Last fall, school officials created a District Quality Council--consisting of the superintendent, the associate superintendent, two deputy superintendents, the president of the parent-teachers association, and the executive director and the president of the teachers' union. The council will integrate existing components of the school system and help drive its quality initiative.
School officials also hope to establish a Community Quality Council, through which businesses, the public sector, and the schools can advance the quality agenda in the entire community.
"Regardless of how far a school gets, if it's not supported by the rest of the system, the whole ecology falls apart," Mr. Shipley, the associate superintendent, explained.
Two sites in the district have also been targeted to provide what Superintendent Hinesley refers to as "hard copy" evidence that the school system is serious about quality:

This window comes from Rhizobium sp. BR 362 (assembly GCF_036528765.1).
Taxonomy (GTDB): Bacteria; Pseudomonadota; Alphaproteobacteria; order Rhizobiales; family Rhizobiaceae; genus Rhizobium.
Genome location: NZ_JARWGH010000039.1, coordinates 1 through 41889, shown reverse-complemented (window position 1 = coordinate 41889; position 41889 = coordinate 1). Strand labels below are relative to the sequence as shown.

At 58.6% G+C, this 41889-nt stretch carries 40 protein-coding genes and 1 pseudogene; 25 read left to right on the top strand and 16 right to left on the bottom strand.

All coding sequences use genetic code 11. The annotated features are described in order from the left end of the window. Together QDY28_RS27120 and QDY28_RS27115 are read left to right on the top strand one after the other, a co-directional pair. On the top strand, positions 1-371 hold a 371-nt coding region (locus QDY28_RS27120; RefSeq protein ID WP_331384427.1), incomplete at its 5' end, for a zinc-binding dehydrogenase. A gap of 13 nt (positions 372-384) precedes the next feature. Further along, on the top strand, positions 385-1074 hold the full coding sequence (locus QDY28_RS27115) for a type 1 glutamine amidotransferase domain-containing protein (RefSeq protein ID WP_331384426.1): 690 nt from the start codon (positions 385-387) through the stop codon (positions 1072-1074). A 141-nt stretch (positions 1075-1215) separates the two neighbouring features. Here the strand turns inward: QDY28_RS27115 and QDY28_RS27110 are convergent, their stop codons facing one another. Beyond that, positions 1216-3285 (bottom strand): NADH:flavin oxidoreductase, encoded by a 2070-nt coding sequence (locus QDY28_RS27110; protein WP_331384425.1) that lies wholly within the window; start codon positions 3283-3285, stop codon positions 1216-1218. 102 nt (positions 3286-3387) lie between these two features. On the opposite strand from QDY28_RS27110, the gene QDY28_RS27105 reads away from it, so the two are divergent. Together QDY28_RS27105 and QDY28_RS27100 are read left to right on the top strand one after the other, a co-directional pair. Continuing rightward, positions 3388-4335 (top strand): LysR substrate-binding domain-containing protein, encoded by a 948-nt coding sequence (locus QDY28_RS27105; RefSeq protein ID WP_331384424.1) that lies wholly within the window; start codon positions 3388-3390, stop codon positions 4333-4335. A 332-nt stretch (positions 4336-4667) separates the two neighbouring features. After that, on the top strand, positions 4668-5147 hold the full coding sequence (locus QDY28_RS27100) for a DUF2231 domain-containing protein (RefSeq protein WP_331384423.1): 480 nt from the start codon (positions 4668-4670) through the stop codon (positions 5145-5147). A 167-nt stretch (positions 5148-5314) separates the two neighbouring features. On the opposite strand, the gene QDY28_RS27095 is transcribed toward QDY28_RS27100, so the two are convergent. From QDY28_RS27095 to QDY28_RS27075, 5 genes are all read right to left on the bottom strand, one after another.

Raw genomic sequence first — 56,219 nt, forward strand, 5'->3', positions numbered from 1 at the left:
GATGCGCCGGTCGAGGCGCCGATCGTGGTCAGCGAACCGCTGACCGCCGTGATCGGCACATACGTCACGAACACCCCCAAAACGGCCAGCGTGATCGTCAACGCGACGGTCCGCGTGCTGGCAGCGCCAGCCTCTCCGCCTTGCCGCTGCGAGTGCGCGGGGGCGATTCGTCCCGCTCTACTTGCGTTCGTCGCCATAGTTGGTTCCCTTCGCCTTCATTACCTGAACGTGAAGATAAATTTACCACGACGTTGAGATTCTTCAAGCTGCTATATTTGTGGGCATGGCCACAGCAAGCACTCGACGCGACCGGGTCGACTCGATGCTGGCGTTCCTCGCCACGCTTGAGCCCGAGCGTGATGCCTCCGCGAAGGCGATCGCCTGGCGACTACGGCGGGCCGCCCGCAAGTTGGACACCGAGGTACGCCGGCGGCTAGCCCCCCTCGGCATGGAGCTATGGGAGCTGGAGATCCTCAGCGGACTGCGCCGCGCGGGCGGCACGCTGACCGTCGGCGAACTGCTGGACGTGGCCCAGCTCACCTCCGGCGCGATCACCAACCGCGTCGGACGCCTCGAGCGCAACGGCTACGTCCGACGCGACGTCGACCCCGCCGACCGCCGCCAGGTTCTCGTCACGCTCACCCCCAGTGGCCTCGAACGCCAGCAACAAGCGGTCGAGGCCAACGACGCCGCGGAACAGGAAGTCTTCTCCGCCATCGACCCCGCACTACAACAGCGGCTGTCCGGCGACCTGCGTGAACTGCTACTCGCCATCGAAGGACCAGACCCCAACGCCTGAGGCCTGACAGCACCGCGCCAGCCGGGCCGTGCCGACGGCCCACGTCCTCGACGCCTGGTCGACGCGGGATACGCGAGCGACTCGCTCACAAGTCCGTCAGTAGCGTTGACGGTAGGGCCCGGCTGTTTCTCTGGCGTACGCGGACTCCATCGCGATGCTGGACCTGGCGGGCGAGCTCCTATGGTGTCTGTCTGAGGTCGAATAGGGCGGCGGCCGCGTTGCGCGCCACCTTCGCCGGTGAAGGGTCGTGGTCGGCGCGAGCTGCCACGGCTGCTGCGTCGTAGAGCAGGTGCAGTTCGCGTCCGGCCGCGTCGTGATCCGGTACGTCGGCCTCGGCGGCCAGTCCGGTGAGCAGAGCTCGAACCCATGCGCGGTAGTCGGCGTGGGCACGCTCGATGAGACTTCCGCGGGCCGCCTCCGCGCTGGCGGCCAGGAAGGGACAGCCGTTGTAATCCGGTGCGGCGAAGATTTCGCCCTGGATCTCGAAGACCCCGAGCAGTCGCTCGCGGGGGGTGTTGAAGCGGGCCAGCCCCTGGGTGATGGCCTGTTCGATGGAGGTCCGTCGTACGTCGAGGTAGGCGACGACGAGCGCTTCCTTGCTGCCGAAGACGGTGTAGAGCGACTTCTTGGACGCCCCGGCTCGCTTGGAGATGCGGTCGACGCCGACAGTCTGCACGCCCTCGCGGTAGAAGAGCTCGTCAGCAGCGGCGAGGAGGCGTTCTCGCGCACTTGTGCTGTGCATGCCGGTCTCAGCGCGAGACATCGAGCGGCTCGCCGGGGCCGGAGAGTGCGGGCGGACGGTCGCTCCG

- When Rawlings Elementary School opens this fall, its entire staff will be versed in quality-management philosophy and techniques. The school will have total control over its budget. And it will serve as the test site for customer surveys and other quality tools.
- Simultaneously, the maintenance department is shifting to the use of quality-management theories and techniques. Teams of mechanics, foremen, supervisors, and representatives from other departments are tackling such problems as cost overruns, delays in work orders, and glitches in procurement and inventory control that cause mechanics to spend days waiting for parts, instead of making repairs.
Every foreman has also been asked to turn in a list of cost-saving ideas, which will be researched to determine whether they should be implemented and how.
"Historically," said Charles F. Lambeth, the director of maintenance, "we've made decisions based on some crisis situation. But it was not data-based, and it very often created a greater long-term problem."
'Just in Time' Training